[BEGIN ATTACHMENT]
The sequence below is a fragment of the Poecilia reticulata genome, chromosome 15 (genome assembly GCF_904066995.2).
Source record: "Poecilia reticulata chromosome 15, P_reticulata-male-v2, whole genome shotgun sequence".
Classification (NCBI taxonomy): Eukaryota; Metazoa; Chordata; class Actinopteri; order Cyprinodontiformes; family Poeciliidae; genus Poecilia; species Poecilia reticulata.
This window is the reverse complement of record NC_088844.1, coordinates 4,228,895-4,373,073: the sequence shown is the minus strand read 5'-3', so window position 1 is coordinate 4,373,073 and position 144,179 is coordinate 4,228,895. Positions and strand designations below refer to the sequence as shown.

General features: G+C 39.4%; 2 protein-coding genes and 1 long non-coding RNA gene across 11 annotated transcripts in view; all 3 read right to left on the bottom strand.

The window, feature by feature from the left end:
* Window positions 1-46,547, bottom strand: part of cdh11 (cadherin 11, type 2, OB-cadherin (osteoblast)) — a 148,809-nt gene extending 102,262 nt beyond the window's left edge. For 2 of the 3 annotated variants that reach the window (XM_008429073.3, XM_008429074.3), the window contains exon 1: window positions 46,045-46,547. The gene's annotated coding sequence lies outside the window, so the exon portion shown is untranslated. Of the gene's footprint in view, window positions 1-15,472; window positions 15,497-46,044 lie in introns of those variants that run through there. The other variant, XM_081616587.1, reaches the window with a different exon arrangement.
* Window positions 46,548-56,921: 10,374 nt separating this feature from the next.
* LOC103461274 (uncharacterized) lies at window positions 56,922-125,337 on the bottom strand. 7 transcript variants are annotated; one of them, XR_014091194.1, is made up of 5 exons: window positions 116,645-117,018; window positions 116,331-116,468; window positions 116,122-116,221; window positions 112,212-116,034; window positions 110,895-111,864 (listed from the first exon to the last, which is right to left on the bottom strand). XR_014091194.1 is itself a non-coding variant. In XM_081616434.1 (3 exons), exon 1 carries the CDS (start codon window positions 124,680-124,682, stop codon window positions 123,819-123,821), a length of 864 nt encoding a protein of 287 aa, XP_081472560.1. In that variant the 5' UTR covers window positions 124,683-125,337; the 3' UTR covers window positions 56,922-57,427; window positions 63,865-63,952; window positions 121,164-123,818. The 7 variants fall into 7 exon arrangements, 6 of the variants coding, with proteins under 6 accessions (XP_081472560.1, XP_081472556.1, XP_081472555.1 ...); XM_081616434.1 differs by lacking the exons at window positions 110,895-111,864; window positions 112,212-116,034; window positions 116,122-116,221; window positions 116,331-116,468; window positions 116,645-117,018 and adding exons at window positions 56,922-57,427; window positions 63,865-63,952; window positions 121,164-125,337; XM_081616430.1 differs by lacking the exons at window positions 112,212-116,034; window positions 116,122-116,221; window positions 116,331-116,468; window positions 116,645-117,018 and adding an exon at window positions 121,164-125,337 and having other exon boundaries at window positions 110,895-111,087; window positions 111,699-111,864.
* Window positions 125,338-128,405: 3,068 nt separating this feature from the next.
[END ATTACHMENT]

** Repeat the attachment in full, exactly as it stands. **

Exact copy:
The sequence below is a fragment of the Poecilia reticulata genome, chromosome 15 (genome assembly GCF_904066995.2).
Source record: "Poecilia reticulata chromosome 15, P_reticulata-male-v2, whole genome shotgun sequence".
Classification (NCBI taxonomy): Eukaryota; Metazoa; Chordata; class Actinopteri; order Cyprinodontiformes; family Poeciliidae; genus Poecilia; species Poecilia reticulata.
This window is the reverse complement of record NC_088844.1, coordinates 4,228,895-4,373,073: the sequence shown is the minus strand read 5'-3', so window position 1 is coordinate 4,373,073 and position 144,179 is coordinate 4,228,895. Positions and strand designations below refer to the sequence as shown.

General features: G+C 39.4%; 2 protein-coding genes and 1 long non-coding RNA gene across 11 annotated transcripts in view; all 3 read right to left on the bottom strand.

The window, feature by feature from the left end:
* Window positions 1-46,547, bottom strand: part of cdh11 (cadherin 11, type 2, OB-cadherin (osteoblast)) — a 148,809-nt gene extending 102,262 nt beyond the window's left edge. For 2 of the 3 annotated variants that reach the window (XM_008429073.3, XM_008429074.3), the window contains exon 1: window positions 46,045-46,547. The gene's annotated coding sequence lies outside the window, so the exon portion shown is untranslated. Of the gene's footprint in view, window positions 1-15,472; window positions 15,497-46,044 lie in introns of those variants that run through there. The other variant, XM_081616587.1, reaches the window with a different exon arrangement.
* Window positions 46,548-56,921: 10,374 nt separating this feature from the next.
* LOC103461274 (uncharacterized) lies at window positions 56,922-125,337 on the bottom strand. 7 transcript variants are annotated; one of them, XR_014091194.1, is made up of 5 exons: window positions 116,645-117,018; window positions 116,331-116,468; window positions 116,122-116,221; window positions 112,212-116,034; window positions 110,895-111,864 (listed from the first exon to the last, which is right to left on the bottom strand). XR_014091194.1 is itself a non-coding variant. In XM_081616434.1 (3 exons), exon 1 carries the CDS (start codon window positions 124,680-124,682, stop codon window positions 123,819-123,821), a length of 864 nt encoding a protein of 287 aa, XP_081472560.1. In that variant the 5' UTR covers window positions 124,683-125,337; the 3' UTR covers window positions 56,922-57,427; window positions 63,865-63,952; window positions 121,164-123,818. The 7 variants fall into 7 exon arrangements, 6 of the variants coding, with proteins under 6 accessions (XP_081472560.1, XP_081472556.1, XP_081472555.1 ...); XM_081616434.1 differs by lacking the exons at window positions 110,895-111,864; window positions 112,212-116,034; window positions 116,122-116,221; window positions 116,331-116,468; window positions 116,645-117,018 and adding exons at window positions 56,922-57,427; window positions 63,865-63,952; window positions 121,164-125,337; XM_081616430.1 differs by lacking the exons at window positions 112,212-116,034; window positions 116,122-116,221; window positions 116,331-116,468; window positions 116,645-117,018 and adding an exon at window positions 121,164-125,337 and having other exon boundaries at window positions 110,895-111,087; window positions 111,699-111,864.
* Window positions 125,338-128,405: 3,068 nt separating this feature from the next.